CONCORD, NH — A "voting rights" lawsuit requesting action against several New Hampshire laws and officials to expand absentee ballot access, claims that postal costs were disenfranchisement, and to extend the time period to count absentee ballots after the Election Day, has been rejected in superior court.
The American Federation of Teachers filed the lawsuit in Hillsborough County Superior Court North in Manchester in mid-August requesting declaratory and injunctive relief from New Hampshire voter registration and absentee ballot request processes. Some of the processes include documentation requirements for new voter registration forms, witnesses, and other provisions required due to the COVID-19 pandemic. The union said the laws could potentially disenfranchise new voters who do not want to or cannot register to vote in person or others who want to file absentee ballots by mail and might not meet the deadline. It also said requiring postage on the absentee ballot was an impediment to voting and challenged state law that does not allow ballot harvesting — which many believe is an invitation for voter fraud.
The lawsuit was filed against Bill Gardner, the Secretary of State, and Gordon MacDonald, the attorney general. Both officials created several provisions to loosen regulations and laws for the acceptance of absentee ballots in the state without requiring extensive, new legislation or rescinding constitutional amendments — which can only be done by convention or a general election vote. Historically, absentee ballots were only issued to voters who knew they were not going to be in the state to vote in-person or had a "physical disability."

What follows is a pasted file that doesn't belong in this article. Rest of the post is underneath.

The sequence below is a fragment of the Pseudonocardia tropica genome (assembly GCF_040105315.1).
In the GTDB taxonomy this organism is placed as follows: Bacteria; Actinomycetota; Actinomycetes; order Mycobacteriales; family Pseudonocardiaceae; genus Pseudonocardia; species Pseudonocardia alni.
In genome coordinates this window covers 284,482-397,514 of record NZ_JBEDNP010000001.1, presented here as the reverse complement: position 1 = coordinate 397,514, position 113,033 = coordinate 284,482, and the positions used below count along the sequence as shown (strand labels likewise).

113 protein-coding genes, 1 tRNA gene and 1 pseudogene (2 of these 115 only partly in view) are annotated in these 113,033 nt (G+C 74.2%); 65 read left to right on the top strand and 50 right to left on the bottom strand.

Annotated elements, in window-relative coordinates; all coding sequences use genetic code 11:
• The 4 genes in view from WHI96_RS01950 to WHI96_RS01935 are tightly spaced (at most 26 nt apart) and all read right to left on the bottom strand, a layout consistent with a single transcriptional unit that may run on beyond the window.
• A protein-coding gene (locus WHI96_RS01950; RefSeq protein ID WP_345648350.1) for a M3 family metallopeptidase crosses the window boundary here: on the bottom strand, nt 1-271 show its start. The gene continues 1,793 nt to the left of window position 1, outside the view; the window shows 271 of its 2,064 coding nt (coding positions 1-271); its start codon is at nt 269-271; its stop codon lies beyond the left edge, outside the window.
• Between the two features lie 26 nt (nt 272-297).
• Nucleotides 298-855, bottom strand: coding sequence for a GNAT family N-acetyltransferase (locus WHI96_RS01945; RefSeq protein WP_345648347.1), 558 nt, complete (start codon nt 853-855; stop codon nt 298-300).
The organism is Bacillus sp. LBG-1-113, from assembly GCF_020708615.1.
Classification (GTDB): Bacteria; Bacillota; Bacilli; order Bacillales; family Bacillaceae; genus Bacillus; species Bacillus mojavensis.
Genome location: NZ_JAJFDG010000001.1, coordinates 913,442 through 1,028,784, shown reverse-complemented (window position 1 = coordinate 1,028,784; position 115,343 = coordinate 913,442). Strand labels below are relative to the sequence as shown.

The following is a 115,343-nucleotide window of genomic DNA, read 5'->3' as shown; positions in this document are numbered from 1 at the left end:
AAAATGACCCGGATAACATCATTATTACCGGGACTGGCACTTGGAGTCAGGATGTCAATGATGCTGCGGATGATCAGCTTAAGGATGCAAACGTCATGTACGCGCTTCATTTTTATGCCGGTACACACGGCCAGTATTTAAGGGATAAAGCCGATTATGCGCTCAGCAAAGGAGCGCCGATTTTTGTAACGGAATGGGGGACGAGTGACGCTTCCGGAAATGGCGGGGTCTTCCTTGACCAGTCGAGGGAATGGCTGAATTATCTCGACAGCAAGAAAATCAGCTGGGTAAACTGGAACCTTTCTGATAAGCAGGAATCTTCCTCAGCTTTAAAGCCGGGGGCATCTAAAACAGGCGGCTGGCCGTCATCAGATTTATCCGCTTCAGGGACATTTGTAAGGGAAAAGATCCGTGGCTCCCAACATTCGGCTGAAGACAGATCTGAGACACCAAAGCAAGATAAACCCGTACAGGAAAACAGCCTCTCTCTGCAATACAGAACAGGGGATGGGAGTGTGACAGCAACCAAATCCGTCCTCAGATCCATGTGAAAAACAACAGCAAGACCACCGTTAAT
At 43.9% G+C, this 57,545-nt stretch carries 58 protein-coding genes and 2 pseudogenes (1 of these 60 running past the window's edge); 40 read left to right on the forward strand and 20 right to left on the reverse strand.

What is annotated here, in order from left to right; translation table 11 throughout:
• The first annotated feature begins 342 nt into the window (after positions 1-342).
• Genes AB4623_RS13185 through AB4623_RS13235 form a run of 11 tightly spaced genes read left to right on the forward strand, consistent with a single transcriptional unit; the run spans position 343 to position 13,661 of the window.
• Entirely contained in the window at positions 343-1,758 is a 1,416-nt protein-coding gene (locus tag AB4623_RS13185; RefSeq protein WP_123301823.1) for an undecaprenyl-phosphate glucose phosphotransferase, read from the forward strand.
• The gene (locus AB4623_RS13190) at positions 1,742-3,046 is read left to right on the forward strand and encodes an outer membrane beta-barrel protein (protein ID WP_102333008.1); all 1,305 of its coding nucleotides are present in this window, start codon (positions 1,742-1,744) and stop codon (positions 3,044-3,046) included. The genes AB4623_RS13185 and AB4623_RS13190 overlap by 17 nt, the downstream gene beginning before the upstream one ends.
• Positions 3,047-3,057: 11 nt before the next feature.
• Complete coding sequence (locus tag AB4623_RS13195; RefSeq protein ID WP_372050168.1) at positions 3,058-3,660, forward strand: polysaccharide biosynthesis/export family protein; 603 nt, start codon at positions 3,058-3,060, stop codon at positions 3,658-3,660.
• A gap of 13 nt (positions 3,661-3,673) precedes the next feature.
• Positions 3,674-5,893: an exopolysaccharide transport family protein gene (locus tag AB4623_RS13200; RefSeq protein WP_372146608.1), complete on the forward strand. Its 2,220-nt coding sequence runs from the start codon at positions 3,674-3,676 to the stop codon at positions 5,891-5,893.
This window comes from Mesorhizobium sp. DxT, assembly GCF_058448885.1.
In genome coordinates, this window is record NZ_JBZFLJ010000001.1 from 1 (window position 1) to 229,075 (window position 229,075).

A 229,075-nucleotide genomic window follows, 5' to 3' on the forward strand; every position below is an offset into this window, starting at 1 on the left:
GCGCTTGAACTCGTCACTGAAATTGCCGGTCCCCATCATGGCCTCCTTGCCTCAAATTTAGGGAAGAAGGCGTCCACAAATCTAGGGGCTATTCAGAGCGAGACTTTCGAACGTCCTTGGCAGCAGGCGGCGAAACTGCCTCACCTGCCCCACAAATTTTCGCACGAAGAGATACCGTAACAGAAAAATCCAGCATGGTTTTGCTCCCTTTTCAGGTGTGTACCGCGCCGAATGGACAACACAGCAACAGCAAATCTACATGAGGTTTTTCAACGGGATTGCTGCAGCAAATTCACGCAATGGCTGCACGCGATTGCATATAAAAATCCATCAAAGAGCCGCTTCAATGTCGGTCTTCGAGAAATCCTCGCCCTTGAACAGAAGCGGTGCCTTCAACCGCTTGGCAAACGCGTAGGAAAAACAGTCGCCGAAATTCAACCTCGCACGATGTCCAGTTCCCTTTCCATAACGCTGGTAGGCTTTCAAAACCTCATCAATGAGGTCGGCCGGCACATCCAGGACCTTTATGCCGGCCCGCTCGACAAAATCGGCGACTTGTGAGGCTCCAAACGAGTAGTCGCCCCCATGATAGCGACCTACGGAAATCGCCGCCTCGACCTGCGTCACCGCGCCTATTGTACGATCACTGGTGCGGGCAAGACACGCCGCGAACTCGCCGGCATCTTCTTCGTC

About two weeks after the case was filed, the Republican National Committee and Donald Trump for President reelection campaign also filed a motion to intervene as defendants. The court later allowed Republicans to intervene in the case.
However, the superior court Friday upheld state laws and rejected all of the plaintiff's claims, according to Orville Fitch II, the elections legal counsel for the Secretary of State's Office.
"The court did order the Secretary of State to develop a process to accept requests for absentee voter registration forms," Fitch said. "In fact, the Secretary of State's Office already accepts requests for absentee voter registration forms and provides those forms to applicants when requested. We will seek to clarify the court's order."
In August, the state mailed an advisory to all voters explaining the process.
Voters seeking an absentee voter registration packet, including the absentee voter registration form itself, can email that request to email@example.com, Fitch said.
Gardner, in past interviews, said New Hampshire residents — and the rest of the nation, should know the results of the 2020 election, barring recounts, hours after the polls close in the state, at both 7 p.m. and 8 p.m., depending on the community.
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